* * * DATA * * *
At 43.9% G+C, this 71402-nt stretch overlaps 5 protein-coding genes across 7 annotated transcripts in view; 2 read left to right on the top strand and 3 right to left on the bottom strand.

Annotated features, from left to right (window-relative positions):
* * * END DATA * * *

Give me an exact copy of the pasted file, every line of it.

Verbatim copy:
At 43.9% G+C, this 71402-nt stretch overlaps 5 protein-coding genes across 7 annotated transcripts in view; 2 read left to right on the top strand and 3 right to left on the bottom strand.

Annotated features, from left to right (window-relative positions):